Very often, taxing gains from cryptocurrencies lead to confusion among investors around the globe. For its part, the governments are also trying their best to remove the uncertainty on treating the gains from virtual assets. As a result, the percentage of tax varied from the regular capital gains tax. Given this background, France has adopted an amendment to its 2019 budget bill that reduces capital gains tax on bitcoin from 36.2 percent to 30 percent. The move could be interpreted in several ways.
Non-Real Estate Assets
For instance, the reduction in tax rate could be taken as a move to encourage bitcoin and other digital coins. However, the government is transparent in its thinking, i.e., to bring the transactions in respect of cryptocurrencies on par with any other non-real estate assets. Incidentally, this segment has attracted a flat tax rate of 30 percent only. The finance commission has adopted the budget amendment in the Parliament’s lower house. However, it is not enough to become a full-fledged law.
For the final version of the bill, it must be approved by a more full Parliament and only then it will become a law. If things go as planned, then the new tax rate will come into effect in January 2019. In any case, the move assumed significance since, at one point in time, taxes in France has hit 45 percent for gains from cryptocurrencies. However, this has been reduced by the Council of State by bringing it on par with the capital gains of movable property.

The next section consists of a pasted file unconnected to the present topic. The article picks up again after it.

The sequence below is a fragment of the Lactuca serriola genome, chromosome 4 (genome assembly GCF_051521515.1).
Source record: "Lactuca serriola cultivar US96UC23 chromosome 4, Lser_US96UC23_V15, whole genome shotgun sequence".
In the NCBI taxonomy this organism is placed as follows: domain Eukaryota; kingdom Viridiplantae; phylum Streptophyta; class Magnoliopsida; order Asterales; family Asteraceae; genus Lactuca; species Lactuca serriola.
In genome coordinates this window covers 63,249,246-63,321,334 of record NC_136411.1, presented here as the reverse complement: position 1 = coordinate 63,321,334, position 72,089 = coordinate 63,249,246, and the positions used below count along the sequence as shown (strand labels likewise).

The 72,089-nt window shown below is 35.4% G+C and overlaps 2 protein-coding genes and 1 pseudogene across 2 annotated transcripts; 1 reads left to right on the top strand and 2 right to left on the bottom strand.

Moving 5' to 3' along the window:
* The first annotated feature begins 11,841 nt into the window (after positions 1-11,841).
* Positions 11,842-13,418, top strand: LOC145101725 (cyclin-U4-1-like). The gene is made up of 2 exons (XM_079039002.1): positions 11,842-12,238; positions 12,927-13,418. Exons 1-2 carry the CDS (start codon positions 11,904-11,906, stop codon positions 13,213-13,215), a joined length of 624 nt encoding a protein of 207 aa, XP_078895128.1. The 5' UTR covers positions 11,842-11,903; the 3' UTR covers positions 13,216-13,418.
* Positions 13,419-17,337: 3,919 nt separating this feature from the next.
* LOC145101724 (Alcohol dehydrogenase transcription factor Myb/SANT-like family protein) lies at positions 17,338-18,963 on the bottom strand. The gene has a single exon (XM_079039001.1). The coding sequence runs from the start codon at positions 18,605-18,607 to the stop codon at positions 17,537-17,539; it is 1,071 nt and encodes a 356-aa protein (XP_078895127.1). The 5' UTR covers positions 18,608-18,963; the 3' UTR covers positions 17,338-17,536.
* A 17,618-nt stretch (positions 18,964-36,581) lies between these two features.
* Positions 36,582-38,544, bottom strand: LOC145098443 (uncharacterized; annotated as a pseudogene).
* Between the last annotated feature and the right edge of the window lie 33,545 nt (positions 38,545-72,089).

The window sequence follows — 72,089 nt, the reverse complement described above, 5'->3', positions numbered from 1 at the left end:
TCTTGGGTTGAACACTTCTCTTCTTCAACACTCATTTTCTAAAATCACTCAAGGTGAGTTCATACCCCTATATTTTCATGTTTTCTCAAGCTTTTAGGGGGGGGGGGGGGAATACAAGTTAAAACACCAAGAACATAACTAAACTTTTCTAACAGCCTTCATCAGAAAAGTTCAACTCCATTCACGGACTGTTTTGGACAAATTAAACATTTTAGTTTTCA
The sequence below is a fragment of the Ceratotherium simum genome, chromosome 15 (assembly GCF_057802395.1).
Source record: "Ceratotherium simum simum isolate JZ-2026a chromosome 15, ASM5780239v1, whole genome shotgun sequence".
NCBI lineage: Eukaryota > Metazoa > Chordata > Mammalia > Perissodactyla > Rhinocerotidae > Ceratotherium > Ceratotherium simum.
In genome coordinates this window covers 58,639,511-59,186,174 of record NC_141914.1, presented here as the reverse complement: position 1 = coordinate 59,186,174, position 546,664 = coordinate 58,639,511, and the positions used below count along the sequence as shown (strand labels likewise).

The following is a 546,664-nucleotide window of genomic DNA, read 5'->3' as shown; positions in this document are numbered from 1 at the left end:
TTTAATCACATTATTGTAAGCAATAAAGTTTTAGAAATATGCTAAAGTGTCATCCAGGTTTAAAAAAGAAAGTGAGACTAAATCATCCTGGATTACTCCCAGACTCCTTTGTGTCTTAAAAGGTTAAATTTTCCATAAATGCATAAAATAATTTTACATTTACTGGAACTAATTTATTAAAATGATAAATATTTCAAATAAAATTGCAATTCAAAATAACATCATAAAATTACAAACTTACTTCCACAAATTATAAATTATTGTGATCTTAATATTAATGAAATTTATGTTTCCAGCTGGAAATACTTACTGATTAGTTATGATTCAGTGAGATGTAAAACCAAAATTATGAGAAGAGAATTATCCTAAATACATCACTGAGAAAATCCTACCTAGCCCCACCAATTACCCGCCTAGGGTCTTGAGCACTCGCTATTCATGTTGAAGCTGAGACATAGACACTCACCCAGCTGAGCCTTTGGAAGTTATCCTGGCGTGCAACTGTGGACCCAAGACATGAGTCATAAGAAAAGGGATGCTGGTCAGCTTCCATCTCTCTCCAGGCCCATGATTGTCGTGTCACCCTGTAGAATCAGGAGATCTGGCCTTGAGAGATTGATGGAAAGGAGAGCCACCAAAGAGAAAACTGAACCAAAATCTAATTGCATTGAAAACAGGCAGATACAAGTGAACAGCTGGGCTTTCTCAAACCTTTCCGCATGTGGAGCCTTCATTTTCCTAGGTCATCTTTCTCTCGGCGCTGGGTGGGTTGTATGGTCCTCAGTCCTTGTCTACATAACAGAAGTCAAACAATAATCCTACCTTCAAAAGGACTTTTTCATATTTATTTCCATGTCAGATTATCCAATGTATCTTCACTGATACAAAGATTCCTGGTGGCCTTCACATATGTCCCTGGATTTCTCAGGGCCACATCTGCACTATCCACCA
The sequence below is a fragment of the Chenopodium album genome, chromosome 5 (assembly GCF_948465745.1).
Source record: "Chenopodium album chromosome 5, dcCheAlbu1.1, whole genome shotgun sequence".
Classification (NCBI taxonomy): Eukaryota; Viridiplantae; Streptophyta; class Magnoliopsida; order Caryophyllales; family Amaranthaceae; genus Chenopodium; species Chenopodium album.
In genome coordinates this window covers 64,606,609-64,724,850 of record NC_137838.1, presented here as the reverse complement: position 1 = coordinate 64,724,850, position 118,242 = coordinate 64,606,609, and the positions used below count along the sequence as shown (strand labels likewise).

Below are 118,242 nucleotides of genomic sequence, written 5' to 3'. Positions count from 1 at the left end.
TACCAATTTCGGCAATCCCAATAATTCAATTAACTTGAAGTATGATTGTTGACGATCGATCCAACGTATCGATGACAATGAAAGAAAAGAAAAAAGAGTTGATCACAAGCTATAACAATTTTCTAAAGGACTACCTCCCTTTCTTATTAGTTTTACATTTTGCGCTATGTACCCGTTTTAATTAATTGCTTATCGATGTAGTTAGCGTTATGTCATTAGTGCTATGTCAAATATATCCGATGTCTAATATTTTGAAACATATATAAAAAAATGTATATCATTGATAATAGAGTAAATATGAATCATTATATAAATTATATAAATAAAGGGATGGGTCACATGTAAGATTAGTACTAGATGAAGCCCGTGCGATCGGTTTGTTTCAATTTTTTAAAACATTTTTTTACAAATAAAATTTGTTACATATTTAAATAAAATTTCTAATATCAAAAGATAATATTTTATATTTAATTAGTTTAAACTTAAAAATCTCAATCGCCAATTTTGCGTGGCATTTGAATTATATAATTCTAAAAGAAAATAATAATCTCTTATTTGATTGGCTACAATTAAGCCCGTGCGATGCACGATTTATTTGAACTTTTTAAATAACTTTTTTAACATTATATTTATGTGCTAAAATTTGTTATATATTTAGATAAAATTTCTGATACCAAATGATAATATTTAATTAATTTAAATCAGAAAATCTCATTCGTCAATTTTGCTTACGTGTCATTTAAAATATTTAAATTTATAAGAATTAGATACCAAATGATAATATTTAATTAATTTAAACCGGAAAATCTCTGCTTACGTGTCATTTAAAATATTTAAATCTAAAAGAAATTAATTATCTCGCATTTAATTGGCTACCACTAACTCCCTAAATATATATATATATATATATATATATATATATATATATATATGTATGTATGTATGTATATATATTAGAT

Exception of Earnings
There was a considerable reduction in tax rate. At the same time, earnings from the mining of digital currencies were exempted since it is taxed as non-commercial profits. Also, such income is treated as income from professional activity, which comes under industrial and commercial benefits. The country’s president, Emmanuel Macron, is doing all that he can to transform the country into a business haven and that included virtual currencies.
For instance, he has unveiled the “Action Plan for Business Growth and Transformation” (PACTE) early this year with the objective of making it easy for enterprises to operate in the country. This included legal framework for fundraising exercises with the help of token sales, which is emerging rapidly. This was followed by guidelines for initial coin offerings (ICOs) in September. At that time, France finance minister, Bruno Le Maire, indicated that the regulations would allow Authority des Marches Financiers (AMF) to approve the ICOS.
The financial regulator was also empowered to permit enterprises to float ICOs in the country. However, it has placed restrictions, i.e., only if “those projects provide specific guarantees for investors.” This meant that those raising money through tokens would have to provide complete disclosure to the AMF. The government was keen that investors should be provided with whatever disclosures available so that they make informed decisions.
Before this, the regulator has raised concern on the absence of regulation in respect of digital token sales. The AMF felt that there existed an inherent risk thus increasing the possibility of incurring losses by investors. Similarly, the regulator was concerned about using the virtual asset for illegal purposes like terror funding and money laundering.